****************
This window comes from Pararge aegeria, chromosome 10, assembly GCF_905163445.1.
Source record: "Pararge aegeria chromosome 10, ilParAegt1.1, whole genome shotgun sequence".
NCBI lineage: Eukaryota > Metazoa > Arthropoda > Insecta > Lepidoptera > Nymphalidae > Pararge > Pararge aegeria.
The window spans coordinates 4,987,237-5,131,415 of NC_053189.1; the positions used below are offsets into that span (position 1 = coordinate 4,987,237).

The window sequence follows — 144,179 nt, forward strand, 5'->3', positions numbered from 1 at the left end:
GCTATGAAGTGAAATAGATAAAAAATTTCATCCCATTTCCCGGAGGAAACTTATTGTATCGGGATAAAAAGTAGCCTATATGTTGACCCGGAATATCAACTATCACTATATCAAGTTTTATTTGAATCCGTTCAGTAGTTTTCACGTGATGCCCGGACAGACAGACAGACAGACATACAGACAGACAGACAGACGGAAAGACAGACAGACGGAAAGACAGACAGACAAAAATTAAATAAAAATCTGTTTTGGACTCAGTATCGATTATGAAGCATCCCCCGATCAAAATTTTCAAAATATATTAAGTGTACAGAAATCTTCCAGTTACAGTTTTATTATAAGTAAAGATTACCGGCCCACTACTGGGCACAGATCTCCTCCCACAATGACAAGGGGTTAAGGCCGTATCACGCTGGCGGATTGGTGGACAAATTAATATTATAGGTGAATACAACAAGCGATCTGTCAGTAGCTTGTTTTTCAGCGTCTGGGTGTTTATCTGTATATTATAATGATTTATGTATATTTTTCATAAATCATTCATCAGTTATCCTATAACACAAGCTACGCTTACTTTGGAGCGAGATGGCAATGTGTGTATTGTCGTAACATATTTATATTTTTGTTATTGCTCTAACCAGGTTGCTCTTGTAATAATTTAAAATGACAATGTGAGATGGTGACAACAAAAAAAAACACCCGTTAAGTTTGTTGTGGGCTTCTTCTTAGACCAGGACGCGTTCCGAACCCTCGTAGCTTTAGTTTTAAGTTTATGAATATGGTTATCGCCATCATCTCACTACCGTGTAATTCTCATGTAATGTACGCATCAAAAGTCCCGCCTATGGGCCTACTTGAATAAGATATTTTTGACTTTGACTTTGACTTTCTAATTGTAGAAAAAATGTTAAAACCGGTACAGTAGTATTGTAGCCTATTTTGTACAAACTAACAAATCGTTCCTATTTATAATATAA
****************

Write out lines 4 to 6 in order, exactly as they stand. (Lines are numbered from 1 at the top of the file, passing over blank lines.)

The window spans coordinates 4,987,237-5,131,415 of NC_053189.1; the positions used below are offsets into that span (position 1 = coordinate 4,987,237).

The window sequence follows — 144,179 nt, forward strand, 5'->3', positions numbered from 1 at the left end:
GCTATGAAGTGAAATAGATAAAAAATTTCATCCCATTTCCCGGAGGAAACTTATTGTATCGGGATAAAAAGTAGCCTATATGTTGACCCGGAATATCAACTATCACTATATCAAGTTTTATTTGAATCCGTTCAGTAGTTTTCACGTGATGCCCGGACAGACAGACAGACAGACATACAGACAGACAGACAGACGGAAAGACAGACAGACGGAAAGACAGACAGACAAAAATTAAATAAAAATCTGTTTTGGACTCAGTATCGATTATGAAGCATCCCCCGATCAAAATTTTCAAAATATATTAAGTGTACAGAAATCTTCCAGTTACAGTTTTATTATAAGTAAAGATTACCGGCCCACTACTGGGCACAGATCTCCTCCCACAATGACAAGGGGTTAAGGCCGTATCACGCTGGCGGATTGGTGGACAAATTAATATTATAGGTGAATACAACAAGCGATCTGTCAGTAGCTTGTTTTTCAGCGTCTGGGTGTTTATCTGTATATTATAATGATTTATGTATATTTTTCATAAATCATTCATCAGTTATCCTATAACACAAGCTACGCTTACTTTGGAGCGAGATGGCAATGTGTGTATTGTCGTAACATATTTATATTTTTGTTATTGCTCTAACCAGGTTGCTCTTGTAATAATTTAAAATGACAATGTGAGATGGTGACAACAAAAAAAAACACCCGTTAAGTTTGTTGTGGGCTTCTTCTTAGACCAGGACGCGTTCCGAACCCTCGTAGCTTTAGTTTTAAGTTTATGAATATGGTTATCGCCATCATCTCACTACCGTGTAATTCTCATGTAATGTACGCATCAAAAGTCCCGCCTATGGGCCTACTTGAATAAGATATTTTTGACTTTGACTTTGACTTTCTAATTGTAGAAAAAATGTTAAAACCGGTACAGTAGTATTGTAGCCTATTTTGTACAAACTAACAAATCGTTCCTATTTATAATATAA